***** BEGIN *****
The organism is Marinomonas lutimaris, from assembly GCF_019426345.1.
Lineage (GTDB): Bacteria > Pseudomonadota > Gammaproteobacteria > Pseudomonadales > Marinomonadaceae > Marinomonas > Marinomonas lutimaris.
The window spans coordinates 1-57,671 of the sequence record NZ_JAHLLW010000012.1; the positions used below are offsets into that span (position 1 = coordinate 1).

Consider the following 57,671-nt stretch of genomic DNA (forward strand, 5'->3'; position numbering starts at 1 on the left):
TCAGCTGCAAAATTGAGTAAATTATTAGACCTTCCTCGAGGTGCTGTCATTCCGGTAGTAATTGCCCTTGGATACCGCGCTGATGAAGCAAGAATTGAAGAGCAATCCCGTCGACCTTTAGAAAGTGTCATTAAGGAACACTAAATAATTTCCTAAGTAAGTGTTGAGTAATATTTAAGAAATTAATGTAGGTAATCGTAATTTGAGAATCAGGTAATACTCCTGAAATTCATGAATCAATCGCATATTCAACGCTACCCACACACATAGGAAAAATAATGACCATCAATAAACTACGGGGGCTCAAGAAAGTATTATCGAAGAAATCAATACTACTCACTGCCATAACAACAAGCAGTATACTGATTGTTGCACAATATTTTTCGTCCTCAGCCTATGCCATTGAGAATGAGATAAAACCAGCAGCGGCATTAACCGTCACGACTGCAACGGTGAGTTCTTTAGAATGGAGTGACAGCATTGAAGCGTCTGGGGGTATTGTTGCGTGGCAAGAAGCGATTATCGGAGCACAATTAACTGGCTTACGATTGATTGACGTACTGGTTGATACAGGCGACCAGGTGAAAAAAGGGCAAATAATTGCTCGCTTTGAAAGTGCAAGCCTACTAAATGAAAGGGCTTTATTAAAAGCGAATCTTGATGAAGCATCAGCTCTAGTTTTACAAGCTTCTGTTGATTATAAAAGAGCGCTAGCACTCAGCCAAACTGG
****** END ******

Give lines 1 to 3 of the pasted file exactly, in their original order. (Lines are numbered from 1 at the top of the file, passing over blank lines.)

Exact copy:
The organism is Marinomonas lutimaris, from assembly GCF_019426345.1.
Lineage (GTDB): Bacteria > Pseudomonadota > Gammaproteobacteria > Pseudomonadales > Marinomonadaceae > Marinomonas > Marinomonas lutimaris.
The window spans coordinates 1-57,671 of the sequence record NZ_JAHLLW010000012.1; the positions used below are offsets into that span (position 1 = coordinate 1).